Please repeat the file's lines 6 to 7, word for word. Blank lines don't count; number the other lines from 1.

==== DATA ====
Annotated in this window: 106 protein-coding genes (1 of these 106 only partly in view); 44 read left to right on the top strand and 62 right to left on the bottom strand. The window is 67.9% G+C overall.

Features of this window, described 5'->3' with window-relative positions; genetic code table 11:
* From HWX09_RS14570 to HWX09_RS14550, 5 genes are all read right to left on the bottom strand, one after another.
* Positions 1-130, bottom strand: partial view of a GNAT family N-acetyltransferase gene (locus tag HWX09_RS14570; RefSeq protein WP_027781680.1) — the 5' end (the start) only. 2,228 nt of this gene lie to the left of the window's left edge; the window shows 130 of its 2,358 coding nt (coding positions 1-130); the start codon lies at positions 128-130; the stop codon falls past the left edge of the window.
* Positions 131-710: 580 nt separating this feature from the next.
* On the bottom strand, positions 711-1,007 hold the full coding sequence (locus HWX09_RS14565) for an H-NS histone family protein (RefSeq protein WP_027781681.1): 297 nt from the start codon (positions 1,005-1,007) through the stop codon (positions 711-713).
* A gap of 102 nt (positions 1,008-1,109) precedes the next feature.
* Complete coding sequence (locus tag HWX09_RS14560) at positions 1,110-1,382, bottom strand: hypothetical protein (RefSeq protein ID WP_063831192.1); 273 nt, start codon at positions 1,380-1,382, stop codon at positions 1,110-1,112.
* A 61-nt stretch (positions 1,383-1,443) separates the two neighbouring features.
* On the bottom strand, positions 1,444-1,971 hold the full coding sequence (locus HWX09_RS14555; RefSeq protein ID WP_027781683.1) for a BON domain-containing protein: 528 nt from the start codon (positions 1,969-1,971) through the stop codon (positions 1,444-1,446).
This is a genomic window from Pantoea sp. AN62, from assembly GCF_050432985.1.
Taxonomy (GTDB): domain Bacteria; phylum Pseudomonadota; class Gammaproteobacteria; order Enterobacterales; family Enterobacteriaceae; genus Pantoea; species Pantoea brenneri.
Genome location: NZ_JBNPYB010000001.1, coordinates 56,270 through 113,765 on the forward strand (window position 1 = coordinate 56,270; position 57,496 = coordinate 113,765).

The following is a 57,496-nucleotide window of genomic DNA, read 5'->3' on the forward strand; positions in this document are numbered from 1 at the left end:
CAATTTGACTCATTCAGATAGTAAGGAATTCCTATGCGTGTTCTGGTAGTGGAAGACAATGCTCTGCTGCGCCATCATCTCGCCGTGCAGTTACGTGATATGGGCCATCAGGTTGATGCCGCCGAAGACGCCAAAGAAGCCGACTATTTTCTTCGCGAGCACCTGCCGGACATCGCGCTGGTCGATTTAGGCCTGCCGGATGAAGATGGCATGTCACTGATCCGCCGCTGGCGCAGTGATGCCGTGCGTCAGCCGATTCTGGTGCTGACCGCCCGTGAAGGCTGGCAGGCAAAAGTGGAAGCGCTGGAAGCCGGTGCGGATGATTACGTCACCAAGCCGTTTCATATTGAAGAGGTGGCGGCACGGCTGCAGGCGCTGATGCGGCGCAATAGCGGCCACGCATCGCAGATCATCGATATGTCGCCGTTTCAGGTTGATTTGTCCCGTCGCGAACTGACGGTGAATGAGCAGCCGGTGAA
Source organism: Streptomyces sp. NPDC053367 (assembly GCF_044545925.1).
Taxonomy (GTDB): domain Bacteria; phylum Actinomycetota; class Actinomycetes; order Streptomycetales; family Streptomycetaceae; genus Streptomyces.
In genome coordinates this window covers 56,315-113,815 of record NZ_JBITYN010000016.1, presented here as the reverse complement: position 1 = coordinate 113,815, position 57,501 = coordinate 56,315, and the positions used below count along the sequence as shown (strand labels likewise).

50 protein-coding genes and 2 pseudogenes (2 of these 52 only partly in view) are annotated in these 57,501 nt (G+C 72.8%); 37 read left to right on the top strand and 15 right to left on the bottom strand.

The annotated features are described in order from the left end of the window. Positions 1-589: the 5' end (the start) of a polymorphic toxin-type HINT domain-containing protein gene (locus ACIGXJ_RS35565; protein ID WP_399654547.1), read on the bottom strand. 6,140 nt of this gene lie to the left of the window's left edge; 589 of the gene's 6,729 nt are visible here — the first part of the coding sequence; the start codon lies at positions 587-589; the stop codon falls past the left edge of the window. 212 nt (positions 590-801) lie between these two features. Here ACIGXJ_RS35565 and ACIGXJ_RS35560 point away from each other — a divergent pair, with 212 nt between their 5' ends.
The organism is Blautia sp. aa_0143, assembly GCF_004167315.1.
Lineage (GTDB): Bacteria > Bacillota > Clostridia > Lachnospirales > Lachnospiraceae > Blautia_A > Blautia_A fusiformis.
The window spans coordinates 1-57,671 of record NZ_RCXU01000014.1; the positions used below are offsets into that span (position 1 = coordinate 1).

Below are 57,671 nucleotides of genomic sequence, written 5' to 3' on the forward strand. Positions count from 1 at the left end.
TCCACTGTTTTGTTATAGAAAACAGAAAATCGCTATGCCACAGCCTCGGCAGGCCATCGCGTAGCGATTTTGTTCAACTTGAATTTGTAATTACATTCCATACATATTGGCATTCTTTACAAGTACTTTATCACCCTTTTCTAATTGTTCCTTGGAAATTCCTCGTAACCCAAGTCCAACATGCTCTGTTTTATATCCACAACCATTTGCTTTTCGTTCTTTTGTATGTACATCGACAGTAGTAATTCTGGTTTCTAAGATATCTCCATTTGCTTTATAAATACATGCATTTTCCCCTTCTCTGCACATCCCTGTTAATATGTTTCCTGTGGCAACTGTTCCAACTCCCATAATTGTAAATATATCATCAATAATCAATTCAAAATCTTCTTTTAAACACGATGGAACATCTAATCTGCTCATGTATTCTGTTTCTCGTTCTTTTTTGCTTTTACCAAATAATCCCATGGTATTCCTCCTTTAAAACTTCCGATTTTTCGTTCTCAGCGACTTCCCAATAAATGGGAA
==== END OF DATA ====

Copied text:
* On the bottom strand, positions 711-1,007 hold the full coding sequence (locus HWX09_RS14565) for an H-NS histone family protein (RefSeq protein WP_027781681.1): 297 nt from the start codon (positions 1,005-1,007) through the stop codon (positions 711-713).
* A gap of 102 nt (positions 1,008-1,109) precedes the next feature.